Wow! New images released from the Rosetta spacecraft orbiting Comet 67P/Churyumov–Gerasimenko show the spacecraft coming in for its (first) landing on Wednesday (Nov. 12). “The mosaic comprises a series of images captured by Rosetta’s OSIRIS camera over a 30 minute period spanning the first touchdown,” wrote the European Space Agency in a blog post today (Monday).
This is just the latest in a series of images coming from the orbiting Rosetta spacecraft showing the Philae lander coming in for its rendezvous with 67P. A major next step for the mission will be figuring out where the lander actually came for a rest, but there’s plenty of data from both Rosetta and Philae to comb through for this information, ESA said.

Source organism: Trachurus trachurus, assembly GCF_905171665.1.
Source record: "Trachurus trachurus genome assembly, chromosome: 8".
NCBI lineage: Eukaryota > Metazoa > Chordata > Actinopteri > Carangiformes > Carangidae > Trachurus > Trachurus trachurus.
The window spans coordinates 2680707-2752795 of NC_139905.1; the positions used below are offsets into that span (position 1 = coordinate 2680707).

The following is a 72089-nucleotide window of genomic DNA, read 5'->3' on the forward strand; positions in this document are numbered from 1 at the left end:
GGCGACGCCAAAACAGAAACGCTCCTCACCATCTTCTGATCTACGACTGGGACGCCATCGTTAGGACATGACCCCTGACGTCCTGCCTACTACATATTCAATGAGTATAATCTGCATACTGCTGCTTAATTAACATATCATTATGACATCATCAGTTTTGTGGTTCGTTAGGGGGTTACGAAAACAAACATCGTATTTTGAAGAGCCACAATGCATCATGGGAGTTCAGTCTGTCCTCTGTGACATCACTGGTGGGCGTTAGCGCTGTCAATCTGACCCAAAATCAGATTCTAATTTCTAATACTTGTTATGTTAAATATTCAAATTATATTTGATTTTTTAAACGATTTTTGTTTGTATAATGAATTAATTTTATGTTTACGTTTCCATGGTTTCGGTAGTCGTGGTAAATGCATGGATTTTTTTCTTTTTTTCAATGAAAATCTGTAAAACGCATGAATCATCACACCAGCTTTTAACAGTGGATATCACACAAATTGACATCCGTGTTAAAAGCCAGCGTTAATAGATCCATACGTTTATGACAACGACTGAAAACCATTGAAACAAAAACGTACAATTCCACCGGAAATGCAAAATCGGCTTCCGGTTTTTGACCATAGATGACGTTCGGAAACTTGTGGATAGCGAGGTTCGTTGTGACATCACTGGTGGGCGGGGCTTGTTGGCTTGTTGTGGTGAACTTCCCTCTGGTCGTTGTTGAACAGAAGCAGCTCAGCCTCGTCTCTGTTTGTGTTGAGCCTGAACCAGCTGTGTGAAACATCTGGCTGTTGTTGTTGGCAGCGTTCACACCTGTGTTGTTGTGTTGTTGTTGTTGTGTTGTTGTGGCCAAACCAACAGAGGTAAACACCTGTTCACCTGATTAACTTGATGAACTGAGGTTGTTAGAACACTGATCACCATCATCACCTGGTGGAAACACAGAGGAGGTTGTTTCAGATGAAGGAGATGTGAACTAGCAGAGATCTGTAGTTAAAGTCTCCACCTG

What’s known for sure is Philae made three touchdowns on the comet — making history as humanity’s first soft-lander on such an object — stopping in a shady area that will make recharging its solar panels difficult. The spacecraft is in hibernation as of Friday (Nov. 14) and scientists are really, really hoping it’s able to charge up for another science session soon. Rosetta, meanwhile, is hard at work above and will continue to follow the comet in 2015.
In case you missed it, below are some of the pictures over the last few days that could be used to help pinpoint the landing location.
Source: European Space Agency